“I’m on H-1B and just got laid-off. What do I do now?”
First of all, do NOT panic.
Uncle Sam is not going to kick you out tomorrow. You have time to plan and act. In fact, you generally have at least 60 days to file another H-1B petition with a new employer.
“And if I don’t have another job by then?”
Again, no need to panic. You can file an I-539 Change of Status application to Visitor status, or H-4 if your spouse holds H-1B status. This keeps you in the U.S. in valid status while you look for options.
You know what they say: “Necessity is the Mother of Invention”
Perhaps this is the time you start your own business. You are in tech. You likely worked for a Silicon Valley company. You have ideas to make something better, faster, cheaper. VCs are loaded with cash to invest in great ideas and great founders. Some of the great American tech companies were started during a recession (e.g. Microsoft, Square, Instagram).
Ok, so now that you have calmed down a bit. What are the next steps?
Immigration law gives you a 60-day “grace period” from the last day of your previous employment to file for an H-1B Change of Employer. As long as your petition is received by USCIS before the end of the 60 days, you will be just fine. Keep in mind the LCA itself takes 7 days to come back. So, don’t wait to day 51, thinking you can still make it before the deadline.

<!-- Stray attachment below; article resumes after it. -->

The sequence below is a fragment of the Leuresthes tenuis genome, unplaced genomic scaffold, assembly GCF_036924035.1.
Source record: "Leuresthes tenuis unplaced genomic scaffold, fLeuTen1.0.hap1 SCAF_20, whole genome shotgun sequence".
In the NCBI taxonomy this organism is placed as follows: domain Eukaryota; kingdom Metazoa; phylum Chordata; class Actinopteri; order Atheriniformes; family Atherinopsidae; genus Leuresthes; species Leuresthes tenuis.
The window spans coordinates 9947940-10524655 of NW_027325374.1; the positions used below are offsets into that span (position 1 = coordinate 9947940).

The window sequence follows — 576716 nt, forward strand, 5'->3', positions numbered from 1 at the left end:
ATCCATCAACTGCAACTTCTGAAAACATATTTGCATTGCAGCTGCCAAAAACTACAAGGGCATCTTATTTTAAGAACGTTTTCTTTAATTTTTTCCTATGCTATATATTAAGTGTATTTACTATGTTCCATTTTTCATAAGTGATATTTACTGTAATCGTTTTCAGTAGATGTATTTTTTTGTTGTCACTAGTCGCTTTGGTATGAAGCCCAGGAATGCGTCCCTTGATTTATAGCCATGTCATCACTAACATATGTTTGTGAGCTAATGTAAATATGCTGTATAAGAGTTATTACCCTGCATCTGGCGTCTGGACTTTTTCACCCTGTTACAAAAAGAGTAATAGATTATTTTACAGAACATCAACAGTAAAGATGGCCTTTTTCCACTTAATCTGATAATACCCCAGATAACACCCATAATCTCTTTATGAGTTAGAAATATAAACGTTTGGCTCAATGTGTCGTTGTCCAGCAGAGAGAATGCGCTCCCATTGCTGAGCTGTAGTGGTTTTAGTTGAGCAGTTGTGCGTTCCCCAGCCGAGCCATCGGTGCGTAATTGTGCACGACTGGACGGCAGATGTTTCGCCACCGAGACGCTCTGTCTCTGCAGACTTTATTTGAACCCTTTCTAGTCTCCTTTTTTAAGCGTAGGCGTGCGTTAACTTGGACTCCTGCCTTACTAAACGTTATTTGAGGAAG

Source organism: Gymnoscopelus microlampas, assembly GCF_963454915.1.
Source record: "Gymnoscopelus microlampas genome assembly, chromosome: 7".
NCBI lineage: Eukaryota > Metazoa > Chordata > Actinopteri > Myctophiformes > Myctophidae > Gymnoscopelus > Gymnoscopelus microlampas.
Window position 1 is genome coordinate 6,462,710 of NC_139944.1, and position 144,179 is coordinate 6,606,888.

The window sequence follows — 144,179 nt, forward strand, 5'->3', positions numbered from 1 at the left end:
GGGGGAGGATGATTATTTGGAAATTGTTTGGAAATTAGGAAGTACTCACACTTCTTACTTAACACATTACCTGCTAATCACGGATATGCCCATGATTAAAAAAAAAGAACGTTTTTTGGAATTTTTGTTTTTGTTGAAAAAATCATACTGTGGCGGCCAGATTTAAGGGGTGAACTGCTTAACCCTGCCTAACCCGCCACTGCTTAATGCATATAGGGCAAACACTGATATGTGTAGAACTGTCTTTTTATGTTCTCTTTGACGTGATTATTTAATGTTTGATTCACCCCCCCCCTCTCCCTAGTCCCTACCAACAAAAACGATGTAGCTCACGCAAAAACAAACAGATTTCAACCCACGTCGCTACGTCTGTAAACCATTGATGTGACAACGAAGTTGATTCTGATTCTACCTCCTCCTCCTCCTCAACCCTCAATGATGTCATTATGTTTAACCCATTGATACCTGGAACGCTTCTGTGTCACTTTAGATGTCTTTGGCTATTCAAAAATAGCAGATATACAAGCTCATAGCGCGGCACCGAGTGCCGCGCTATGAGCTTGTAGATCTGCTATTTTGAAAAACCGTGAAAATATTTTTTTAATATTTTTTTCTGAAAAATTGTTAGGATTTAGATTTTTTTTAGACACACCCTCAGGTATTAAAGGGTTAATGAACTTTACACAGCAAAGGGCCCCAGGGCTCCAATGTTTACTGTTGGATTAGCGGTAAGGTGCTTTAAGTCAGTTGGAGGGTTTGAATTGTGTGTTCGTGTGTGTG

If you don’t have a job offer by then, or the new employer isn’t moving quickly in the hiring process, you may want to consider a stop-gap process: filing the I-539 Change of Status Application from H-1B to either B-2 visitor, or H-4 dependent spouse if your spouse is also in H-1B status.
The only exception is if your I-797 H-1B Approval Notice expires before the 60-day grace period ends. Then you need to file before your I-797 H-1B Expiration Date.
Don’t confuse this with your H-1B visa stamp. The H-1B visaat stamp allows you to board the plane to the U.S. It has nothing to do with you being able to enter the U.S. to live and work.
“What if I don’t have any job offers and I am nearing my 60-day grace period?”
As we explained above, you can file an I-539 Application to Change Status within the 60-day grace period. You can file this application yourself. You do not need an employer to sponsor you. It’s a simple application, and the receipt of the application by USCIS proving you filed the Change of Status within the 60-day grace period buys you the time you need to find a new employer and file the Change of Status again from B-2 or H-4 to H-1B. For example, currently, the California Service Center is taking over a year to process I-539 applications.